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Malik Refaat - Musical Director

As MD on the Edward II project it was my job to arrange a band and provide improvised musical accompaniment and themes to the play. This sounds fairly easy but putting a band together who are willing to give up their time is difficult, and finding musicians who are at a suitable level of ability in terms of improvisation and understanding of music and theatre is no easy task.


The original band for Edward was to be a jazz quartet with the different instruments (drums, bass, piano and saxophone) to play around with emotions and moods or to play themes for characters or to individually tell the stories of characters on the stage whilst still achieving some sort of musicality in the performance. Unfortunately due to technical constraints and the fact that musicians are fickle people we used just saxophone and percussion. This turned out to be a great combination in terms of setting moods and themes and also getting enough emotional colour into the background of the play. The music and percussion really underpins the words or movements of a character on stage.


To achieve this, the instructions to the band were to watch the characters, play in a given key and just jam along following their movements and tones of voice. We had multiple workshops during rehearsals to get everyone up to speed on this style of performance with the music leading the actors and the actors leading the music and everyone eventually taking the lead from everyone else on or off stage and giving a performance which changes each night depending on how each actor or musician perceives what is happening on stage at any one time. As with anything improvised not one performance was ever the same nor was any rehearsal. This means that everyone has to be on their toes giving it all they've got every night with no time for relaxing and settling into the complacent knowledge that you know what is coming up. This makes for a very edgy performance full of enthusiasm and excitement for all.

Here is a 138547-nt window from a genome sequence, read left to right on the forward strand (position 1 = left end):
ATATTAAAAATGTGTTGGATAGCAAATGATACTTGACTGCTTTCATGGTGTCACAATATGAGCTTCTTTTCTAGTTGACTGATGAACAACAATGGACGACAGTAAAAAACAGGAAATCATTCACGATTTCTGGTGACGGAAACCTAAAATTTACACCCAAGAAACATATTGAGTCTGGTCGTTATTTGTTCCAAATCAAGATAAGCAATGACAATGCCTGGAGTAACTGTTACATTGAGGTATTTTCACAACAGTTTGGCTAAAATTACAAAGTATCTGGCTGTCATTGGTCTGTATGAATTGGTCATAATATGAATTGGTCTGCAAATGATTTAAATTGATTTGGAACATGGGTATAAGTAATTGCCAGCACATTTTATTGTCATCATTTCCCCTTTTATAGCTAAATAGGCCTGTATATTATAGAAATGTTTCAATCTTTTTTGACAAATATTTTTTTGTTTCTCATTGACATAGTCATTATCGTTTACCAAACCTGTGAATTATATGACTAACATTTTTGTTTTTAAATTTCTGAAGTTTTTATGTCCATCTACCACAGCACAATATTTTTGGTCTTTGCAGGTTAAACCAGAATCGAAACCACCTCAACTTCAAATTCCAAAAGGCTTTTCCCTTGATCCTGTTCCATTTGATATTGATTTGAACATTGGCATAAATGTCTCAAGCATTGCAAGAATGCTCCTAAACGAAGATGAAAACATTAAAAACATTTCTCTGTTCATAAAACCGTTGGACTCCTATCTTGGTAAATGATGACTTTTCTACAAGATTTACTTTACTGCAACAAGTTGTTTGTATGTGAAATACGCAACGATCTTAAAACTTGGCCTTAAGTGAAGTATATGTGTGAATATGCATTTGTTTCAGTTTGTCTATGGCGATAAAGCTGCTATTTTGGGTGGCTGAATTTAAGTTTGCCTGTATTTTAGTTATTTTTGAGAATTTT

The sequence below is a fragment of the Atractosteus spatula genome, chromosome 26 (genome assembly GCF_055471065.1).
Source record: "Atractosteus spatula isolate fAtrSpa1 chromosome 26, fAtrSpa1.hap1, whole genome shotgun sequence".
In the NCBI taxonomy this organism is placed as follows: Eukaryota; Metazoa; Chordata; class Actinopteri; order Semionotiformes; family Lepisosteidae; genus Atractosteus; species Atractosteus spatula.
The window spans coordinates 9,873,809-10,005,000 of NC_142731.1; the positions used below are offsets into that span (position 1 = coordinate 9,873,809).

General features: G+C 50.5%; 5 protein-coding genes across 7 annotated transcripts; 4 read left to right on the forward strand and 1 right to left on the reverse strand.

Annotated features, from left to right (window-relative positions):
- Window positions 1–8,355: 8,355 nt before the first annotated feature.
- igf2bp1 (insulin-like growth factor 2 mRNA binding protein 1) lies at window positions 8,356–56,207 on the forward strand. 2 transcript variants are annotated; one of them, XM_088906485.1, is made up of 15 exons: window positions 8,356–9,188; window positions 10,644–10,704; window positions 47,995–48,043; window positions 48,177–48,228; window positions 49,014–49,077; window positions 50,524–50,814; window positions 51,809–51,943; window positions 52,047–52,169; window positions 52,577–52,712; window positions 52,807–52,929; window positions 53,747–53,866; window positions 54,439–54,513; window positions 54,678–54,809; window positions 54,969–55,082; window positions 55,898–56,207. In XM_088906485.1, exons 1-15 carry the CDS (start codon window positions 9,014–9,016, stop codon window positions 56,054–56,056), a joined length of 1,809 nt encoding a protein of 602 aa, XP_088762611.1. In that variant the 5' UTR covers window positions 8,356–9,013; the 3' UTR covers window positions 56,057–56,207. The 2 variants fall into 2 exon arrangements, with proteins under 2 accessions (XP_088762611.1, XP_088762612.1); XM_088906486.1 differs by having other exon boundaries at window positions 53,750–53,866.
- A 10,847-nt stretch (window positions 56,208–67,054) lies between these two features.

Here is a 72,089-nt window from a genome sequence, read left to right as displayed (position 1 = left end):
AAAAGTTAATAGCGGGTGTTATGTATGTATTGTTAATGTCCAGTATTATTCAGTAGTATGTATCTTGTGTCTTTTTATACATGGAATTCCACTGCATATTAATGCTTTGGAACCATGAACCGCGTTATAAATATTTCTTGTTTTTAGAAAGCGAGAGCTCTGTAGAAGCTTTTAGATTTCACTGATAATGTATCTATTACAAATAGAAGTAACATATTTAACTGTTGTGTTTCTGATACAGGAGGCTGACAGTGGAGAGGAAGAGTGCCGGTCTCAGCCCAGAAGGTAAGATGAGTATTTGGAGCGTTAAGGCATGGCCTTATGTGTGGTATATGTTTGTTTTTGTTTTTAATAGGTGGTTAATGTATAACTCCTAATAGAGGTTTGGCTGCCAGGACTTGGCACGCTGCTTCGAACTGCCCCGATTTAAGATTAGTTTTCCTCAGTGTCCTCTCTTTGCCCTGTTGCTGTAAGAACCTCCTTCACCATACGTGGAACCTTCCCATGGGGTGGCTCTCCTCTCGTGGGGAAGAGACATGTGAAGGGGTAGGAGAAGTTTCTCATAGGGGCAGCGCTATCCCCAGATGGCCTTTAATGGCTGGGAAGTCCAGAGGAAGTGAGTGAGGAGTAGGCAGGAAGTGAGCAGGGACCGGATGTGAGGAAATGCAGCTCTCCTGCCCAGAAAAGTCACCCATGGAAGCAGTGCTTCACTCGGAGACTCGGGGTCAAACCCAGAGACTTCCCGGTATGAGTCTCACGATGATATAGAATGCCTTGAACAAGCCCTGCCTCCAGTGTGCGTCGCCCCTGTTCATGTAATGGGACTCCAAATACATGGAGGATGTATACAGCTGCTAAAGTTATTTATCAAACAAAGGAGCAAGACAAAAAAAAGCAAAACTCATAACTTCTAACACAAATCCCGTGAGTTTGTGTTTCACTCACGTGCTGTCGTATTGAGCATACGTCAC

As much as I enjoyed this performance I would definitely change the format. I think a bigger band would be more fun to work with and would make for a wider range of emotional and physical settings on stage. I think penning themes and handing them out to the band in advance would be worth trying. Possibly not using a score but a selection of numbers picked at random by the MD but that coherently tell the story being played on stage. I think a useful technique would be to have musicians surrounding the audience so they have their senses worked on from all angles especially as characters can enter from multiple doors or hiding places in a venue.